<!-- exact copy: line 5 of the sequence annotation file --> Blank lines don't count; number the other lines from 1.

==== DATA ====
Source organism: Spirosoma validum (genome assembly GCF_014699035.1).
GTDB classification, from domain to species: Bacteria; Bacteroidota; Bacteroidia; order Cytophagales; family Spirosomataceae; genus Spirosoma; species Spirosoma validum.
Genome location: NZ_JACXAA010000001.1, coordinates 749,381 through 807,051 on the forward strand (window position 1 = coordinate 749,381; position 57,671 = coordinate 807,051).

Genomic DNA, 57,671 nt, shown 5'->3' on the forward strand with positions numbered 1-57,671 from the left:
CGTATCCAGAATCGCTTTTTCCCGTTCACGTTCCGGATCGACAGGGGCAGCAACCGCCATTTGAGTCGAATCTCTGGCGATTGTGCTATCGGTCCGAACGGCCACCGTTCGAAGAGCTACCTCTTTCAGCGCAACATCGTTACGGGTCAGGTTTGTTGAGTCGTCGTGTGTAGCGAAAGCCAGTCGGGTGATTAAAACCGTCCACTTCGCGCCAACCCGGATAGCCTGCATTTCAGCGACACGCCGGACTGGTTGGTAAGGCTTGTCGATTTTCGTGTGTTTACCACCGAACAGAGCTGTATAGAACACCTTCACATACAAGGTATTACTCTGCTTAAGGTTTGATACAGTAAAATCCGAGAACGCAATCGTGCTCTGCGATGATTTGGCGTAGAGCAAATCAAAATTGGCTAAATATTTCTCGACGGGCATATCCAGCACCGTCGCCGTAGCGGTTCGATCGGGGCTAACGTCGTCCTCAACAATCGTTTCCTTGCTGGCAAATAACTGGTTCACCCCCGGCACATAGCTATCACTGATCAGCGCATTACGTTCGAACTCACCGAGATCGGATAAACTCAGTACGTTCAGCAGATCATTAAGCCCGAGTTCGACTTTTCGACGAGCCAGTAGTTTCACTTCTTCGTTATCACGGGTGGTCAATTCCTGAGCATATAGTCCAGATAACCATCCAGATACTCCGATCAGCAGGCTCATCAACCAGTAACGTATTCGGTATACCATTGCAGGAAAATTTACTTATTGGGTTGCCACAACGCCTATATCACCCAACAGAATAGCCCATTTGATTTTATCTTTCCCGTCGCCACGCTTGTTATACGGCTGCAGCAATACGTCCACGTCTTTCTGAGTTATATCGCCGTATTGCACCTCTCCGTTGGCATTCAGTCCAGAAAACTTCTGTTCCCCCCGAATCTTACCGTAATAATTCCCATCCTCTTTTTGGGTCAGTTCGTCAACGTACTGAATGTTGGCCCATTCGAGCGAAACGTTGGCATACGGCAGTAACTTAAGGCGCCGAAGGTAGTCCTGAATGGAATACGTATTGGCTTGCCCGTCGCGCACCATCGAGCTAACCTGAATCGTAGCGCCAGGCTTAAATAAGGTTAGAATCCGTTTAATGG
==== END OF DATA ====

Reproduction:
CGTATCCAGAATCGCTTTTTCCCGTTCACGTTCCGGATCGACAGGGGCAGCAACCGCCATTTGAGTCGAATCTCTGGCGATTGTGCTATCGGTCCGAACGGCCACCGTTCGAAGAGCTACCTCTTTCAGCGCAACATCGTTACGGGTCAGGTTTGTTGAGTCGTCGTGTGTAGCGAAAGCCAGTCGGGTGATTAAAACCGTCCACTTCGCGCCAACCCGGATAGCCTGCATTTCAGCGACACGCCGGACTGGTTGGTAAGGCTTGTCGATTTTCGTGTGTTTACCACCGAACAGAGCTGTATAGAACACCTTCACATACAAGGTATTACTCTGCTTAAGGTTTGATACAGTAAAATCCGAGAACGCAATCGTGCTCTGCGATGATTTGGCGTAGAGCAAATCAAAATTGGCTAAATATTTCTCGACGGGCATATCCAGCACCGTCGCCGTAGCGGTTCGATCGGGGCTAACGTCGTCCTCAACAATCGTTTCCTTGCTGGCAAATAACTGGTTCACCCCCGGCACATAGCTATCACTGATCAGCGCATTACGTTCGAACTCACCGAGATCGGATAAACTCAGTACGTTCAGCAGATCATTAAGCCCGAGTTCGACTTTTCGACGAGCCAGTAGTTTCACTTCTTCGTTATCACGGGTGGTCAATTCCTGAGCATATAGTCCAGATAACCATCCAGATACTCCGATCAGCAGGCTCATCAACCAGTAACGTATTCGGTATACCATTGCAGGAAAATTTACTTATTGGGTTGCCACAACGCCTATATCACCCAACAGAATAGCCCATTTGATTTTATCTTTCCCGTCGCCACGCTTGTTATACGGCTGCAGCAATACGTCCACGTCTTTCTGAGTTATATCGCCGTATTGCACCTCTCCGTTGGCATTCAGTCCAGAAAACTTCTGTTCCCCCCGAATCTTACCGTAATAATTCCCATCCTCTTTTTGGGTCAGTTCGTCAACGTACTGAATGTTGGCCCATTCGAGCGAAACGTTGGCATACGGCAGTAACTTAAGGCGCCGAAGGTAGTCCTGAATGGAATACGTATTGGCTTGCCCGTCGCGCACCATCGAGCTAACCTGAATCGTAGCGCCAGGCTTAAATAAGGTTAGAATCCGTTTAATGG